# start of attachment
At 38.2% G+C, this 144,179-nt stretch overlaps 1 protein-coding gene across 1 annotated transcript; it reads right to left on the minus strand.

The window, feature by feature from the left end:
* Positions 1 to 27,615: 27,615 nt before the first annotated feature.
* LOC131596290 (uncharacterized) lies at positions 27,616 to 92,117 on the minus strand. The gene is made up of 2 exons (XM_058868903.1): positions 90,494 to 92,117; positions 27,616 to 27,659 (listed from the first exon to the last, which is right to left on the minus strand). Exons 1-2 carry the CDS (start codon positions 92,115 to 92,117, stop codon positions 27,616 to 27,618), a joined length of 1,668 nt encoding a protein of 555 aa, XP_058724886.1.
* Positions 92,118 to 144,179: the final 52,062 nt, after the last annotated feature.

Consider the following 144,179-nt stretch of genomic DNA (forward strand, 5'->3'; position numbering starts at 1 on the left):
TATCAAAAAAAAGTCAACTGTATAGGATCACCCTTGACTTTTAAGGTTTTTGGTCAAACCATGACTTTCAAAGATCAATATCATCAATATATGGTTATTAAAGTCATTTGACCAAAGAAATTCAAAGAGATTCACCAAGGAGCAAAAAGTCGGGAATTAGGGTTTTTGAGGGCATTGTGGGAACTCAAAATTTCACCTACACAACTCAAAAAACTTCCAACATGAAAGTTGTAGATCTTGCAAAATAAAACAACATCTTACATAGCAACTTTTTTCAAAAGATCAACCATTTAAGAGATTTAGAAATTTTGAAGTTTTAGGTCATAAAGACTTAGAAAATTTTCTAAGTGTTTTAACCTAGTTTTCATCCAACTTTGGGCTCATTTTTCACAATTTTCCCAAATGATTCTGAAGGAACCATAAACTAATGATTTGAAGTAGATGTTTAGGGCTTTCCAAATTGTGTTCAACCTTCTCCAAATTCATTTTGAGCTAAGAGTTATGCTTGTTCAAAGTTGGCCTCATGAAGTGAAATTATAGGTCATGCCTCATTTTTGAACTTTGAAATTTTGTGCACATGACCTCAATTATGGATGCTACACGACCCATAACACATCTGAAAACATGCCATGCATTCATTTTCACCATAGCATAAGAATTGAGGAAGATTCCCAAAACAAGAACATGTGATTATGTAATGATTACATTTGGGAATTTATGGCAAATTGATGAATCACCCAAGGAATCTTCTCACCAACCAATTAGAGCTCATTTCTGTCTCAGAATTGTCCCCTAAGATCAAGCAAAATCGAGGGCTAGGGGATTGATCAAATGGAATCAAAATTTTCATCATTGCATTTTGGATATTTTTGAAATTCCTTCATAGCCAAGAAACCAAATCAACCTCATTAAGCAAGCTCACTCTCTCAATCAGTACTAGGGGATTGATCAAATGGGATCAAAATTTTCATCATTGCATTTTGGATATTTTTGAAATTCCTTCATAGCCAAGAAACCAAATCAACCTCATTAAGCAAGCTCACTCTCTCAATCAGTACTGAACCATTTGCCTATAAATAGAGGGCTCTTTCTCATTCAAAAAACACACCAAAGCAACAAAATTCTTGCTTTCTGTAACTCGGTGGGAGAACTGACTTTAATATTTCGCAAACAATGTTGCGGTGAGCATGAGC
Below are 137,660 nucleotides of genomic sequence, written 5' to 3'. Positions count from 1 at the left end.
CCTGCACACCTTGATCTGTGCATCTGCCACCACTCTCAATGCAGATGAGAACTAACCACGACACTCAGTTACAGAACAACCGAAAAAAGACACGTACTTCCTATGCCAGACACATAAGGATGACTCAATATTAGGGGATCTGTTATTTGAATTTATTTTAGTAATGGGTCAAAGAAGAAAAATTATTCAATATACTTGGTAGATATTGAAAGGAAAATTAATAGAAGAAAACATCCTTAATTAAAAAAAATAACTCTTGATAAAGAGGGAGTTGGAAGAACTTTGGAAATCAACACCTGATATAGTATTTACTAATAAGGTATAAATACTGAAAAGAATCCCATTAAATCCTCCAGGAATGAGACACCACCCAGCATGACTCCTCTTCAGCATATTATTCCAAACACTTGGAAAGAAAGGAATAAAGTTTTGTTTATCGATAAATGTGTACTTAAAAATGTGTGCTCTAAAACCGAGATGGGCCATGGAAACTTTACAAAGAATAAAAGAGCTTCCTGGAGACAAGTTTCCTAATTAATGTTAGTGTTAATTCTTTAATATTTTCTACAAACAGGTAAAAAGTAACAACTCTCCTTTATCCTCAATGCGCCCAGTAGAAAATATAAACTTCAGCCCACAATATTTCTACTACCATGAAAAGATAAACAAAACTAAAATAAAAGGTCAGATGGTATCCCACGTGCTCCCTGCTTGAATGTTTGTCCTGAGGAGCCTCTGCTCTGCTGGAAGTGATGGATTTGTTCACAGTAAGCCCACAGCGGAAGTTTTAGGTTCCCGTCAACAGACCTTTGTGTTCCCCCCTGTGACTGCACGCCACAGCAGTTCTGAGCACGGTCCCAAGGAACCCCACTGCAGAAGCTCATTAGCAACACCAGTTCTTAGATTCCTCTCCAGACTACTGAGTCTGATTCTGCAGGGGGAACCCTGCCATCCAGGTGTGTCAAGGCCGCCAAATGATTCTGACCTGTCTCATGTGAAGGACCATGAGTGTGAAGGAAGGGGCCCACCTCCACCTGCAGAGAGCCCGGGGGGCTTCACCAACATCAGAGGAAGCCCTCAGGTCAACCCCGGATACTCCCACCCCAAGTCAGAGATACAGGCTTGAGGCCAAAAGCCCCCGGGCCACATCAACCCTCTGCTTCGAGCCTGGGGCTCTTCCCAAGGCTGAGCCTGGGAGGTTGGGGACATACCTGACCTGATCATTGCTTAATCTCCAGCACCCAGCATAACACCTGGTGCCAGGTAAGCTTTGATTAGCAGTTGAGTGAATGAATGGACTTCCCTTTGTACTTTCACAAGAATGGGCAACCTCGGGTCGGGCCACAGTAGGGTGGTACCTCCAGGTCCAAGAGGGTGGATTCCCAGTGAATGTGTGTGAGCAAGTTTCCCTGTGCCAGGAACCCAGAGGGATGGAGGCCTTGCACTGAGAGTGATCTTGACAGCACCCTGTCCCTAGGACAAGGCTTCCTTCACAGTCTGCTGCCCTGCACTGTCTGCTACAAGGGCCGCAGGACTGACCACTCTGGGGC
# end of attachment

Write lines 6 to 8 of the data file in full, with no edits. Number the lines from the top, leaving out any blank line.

Consider the following 144,179-nt stretch of genomic DNA (forward strand, 5'->3'; position numbering starts at 1 on the left):
TATCAAAAAAAAGTCAACTGTATAGGATCACCCTTGACTTTTAAGGTTTTTGGTCAAACCATGACTTTCAAAGATCAATATCATCAATATATGGTTATTAAAGTCATTTGACCAAAGAAATTCAAAGAGATTCACCAAGGAGCAAAAAGTCGGGAATTAGGGTTTTTGAGGGCATTGTGGGAACTCAAAATTTCACCTACACAACTCAAAAAACTTCCAACATGAAAGTTGTAGATCTTGCAAAATAAAACAACATCTTACATAGCAACTTTTTTCAAAAGATCAACCATTTAAGAGATTTAGAAATTTTGAAGTTTTAGGTCATAAAGACTTAGAAAATTTTCTAAGTGTTTTAACCTAGTTTTCATCCAACTTTGGGCTCATTTTTCACAATTTTCCCAAATGATTCTGAAGGAACCATAAACTAATGATTTGAAGTAGATGTTTAGGGCTTTCCAAATTGTGTTCAACCTTCTCCAAATTCATTTTGAGCTAAGAGTTATGCTTGTTCAAAGTTGGCCTCATGAAGTGAAATTATAGGTCATGCCTCATTTTTGAACTTTGAAATTTTGTGCACATGACCTCAATTATGGATGCTACACGACCCATAACACATCTGAAAACATGCCATGCATTCATTTTCACCATAGCATAAGAATTGAGGAAGATTCCCAAAACAAGAACATGTGATTATGTAATGATTACATTTGGGAATTTATGGCAAATTGATGAATCACCCAAGGAATCTTCTCACCAACCAATTAGAGCTCATTTCTGTCTCAGAATTGTCCCCTAAGATCAAGCAAAATCGAGGGCTAGGGGATTGATCAAATGGAATCAAAATTTTCATCATTGCATTTTGGATATTTTTGAAATTCCTTCATAGCCAAGAAACCAAATCAACCTCATTAAGCAAGCTCACTCTCTCAATCAGTACTAGGGGATTGATCAAATGGGATCAAAATTTTCATCATTGCATTTTGGATATTTTTGAAATTCCTTCATAGCCAAGAAACCAAATCAACCTCATTAAGCAAGCTCACTCTCTCAATCAGTACTGAACCATTTGCCTATAAATAGAGGGCTCTTTCTCATTCAAAAAACACACCAAAGCAACAAAATTCTTGCTTTCTGTAACTCGGTGGGAGAACTGACTTTAATATTTCGCAAACAATGTTGCGGTGAGCATGAGC
Below are 137,660 nucleotides of genomic sequence, written 5' to 3'. Positions count from 1 at the left end.